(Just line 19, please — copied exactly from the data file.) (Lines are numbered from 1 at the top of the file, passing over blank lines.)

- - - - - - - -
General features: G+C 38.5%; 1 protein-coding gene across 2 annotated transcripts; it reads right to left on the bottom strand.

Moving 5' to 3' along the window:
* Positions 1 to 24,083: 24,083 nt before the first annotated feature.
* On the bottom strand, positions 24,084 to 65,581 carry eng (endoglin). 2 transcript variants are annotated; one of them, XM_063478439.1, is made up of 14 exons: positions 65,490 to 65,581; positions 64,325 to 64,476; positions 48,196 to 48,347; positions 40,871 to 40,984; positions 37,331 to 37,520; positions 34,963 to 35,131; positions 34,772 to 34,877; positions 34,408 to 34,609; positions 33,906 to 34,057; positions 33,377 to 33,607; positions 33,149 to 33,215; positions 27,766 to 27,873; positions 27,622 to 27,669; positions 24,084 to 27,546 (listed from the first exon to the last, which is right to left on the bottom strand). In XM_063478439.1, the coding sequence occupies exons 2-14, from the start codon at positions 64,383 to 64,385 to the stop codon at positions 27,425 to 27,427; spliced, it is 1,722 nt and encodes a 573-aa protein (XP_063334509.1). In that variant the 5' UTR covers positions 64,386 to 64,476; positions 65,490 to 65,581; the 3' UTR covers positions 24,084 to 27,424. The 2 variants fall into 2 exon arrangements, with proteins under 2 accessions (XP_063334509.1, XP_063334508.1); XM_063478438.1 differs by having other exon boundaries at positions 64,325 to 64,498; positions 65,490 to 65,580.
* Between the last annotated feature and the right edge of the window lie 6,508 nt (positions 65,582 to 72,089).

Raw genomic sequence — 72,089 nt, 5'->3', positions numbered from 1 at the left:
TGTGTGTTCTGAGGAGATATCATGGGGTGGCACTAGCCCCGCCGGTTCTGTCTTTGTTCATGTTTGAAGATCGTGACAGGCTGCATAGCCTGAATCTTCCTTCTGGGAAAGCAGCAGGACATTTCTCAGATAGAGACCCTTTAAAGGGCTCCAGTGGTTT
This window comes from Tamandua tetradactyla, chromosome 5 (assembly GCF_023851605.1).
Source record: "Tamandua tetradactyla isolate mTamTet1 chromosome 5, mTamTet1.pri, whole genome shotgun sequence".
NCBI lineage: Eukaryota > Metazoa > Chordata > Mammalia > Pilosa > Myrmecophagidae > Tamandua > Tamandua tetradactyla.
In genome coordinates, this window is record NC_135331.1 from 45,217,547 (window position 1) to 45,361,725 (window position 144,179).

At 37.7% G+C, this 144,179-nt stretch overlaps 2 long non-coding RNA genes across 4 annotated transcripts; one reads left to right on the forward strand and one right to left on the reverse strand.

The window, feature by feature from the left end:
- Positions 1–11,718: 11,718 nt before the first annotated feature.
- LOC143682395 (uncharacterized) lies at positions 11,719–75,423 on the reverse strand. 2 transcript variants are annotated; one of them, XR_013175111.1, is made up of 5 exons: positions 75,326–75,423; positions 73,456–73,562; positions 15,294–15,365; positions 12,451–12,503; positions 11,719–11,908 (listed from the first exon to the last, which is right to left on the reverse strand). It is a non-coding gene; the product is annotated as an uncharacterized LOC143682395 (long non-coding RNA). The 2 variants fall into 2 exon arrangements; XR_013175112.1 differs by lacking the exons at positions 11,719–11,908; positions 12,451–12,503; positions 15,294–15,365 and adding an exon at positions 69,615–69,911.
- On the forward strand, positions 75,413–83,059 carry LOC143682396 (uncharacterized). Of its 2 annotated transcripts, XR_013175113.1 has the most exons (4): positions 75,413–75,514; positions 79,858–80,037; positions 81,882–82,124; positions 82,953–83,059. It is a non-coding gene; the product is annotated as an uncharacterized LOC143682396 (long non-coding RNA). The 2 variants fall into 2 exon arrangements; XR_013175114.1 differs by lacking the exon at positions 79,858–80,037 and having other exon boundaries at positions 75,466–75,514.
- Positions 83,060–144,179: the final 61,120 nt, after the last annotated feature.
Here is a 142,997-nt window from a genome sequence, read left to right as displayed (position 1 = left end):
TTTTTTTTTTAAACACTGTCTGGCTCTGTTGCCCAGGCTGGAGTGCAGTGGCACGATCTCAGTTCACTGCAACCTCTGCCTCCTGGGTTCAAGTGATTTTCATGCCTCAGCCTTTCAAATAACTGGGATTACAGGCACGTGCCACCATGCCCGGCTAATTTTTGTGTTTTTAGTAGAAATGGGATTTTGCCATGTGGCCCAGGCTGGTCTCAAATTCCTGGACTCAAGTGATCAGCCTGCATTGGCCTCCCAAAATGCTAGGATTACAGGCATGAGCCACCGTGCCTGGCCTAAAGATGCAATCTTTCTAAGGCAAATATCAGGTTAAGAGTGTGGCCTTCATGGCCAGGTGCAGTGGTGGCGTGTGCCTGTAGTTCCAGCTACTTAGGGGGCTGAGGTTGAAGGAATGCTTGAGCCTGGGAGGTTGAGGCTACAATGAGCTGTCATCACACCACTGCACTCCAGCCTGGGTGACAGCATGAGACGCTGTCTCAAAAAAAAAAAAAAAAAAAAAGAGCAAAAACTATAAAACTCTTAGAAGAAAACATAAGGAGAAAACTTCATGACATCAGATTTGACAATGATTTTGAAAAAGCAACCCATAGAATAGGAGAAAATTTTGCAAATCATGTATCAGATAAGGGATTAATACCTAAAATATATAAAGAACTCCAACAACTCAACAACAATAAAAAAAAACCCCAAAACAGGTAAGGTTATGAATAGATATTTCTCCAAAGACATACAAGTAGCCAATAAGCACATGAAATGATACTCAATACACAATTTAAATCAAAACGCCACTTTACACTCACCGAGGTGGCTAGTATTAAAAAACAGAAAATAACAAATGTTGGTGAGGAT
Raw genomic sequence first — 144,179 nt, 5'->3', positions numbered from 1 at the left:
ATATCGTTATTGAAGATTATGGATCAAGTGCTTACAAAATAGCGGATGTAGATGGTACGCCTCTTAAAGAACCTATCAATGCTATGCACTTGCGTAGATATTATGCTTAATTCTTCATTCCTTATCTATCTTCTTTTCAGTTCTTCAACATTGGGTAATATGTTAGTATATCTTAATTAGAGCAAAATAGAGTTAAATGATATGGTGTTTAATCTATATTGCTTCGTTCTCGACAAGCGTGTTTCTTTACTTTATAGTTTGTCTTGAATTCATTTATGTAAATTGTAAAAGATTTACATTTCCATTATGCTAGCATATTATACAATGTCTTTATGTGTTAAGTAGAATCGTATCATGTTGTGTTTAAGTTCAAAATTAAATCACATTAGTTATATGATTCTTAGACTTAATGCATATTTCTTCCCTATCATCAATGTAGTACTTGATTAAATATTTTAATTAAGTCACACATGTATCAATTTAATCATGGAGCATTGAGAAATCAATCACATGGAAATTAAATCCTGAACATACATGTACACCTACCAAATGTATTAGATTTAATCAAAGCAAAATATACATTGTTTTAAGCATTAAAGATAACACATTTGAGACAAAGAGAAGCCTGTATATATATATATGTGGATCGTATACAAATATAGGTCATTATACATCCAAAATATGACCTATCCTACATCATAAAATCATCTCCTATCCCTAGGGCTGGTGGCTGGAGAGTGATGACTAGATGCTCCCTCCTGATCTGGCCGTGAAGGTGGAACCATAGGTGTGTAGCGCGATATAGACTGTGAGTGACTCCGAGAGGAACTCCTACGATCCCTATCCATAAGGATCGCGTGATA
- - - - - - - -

TTTTTTTTTTAAACACTGTCTGGCTCTGTTGCCCAGGCTGGAGTGCAGTGGCACGATCTCAGTTCACTGCAACCTCTGCCTCCTGGGTTCAAGTGATTTTCATGCCTCAGCCTTTCAAATAACTGGGATTACAGGCACGTGCCACCATGCCCGGCTAATTTTTGTGTTTTTAGTAGAAATGGGATTTTGCCATGTGGCCCAGGCTGGTCTCAAATTCCTGGACTCAAGTGATCAGCCTGCATTGGCCTCCCAAAATGCTAGGATTACAGGCATGAGCCACCGTGCCTGGCCTAAAGATGCAATCTTTCTAAGGCAAATATCAGGTTAAGAGTGTGGCCTTCATGGCCAGGTGCAGTGGTGGCGTGTGCCTGTAGTTCCAGCTACTTAGGGGGCTGAGGTTGAAGGAATGCTTGAGCCTGGGAGGTTGAGGCTACAATGAGCTGTCATCACACCACTGCACTCCAGCCTGGGTGACAGCATGAGACGCTGTCTCAAAAAAAAAAAAAAAAAAAAAGAGCAAAAACTATAAAACTCTTAGAAGAAAACATAAGGAGAAAACTTCATGACATCAGATTTGACAATGATTTTGAAAAAGCAACCCATAGAATAGGAGAAAATTTTGCAAATCATGTATCAGATAAGGGATTAATACCTAAAATATATAAAGAACTCCAACAACTCAACAACAATAAAAAAAAACCCCAAAACAGGTAAGGTTATGAATAGATATTTCTCCAAAGACATACAAGTAGCCAATAAGCACATGAAATGATACTCAATACACAATTTAAATCAAAACGCCACTTTACACTCACCGAGGTGGCTAGTATTAAAAAACAGAAAATAACAAATGTTGGTGAGGAT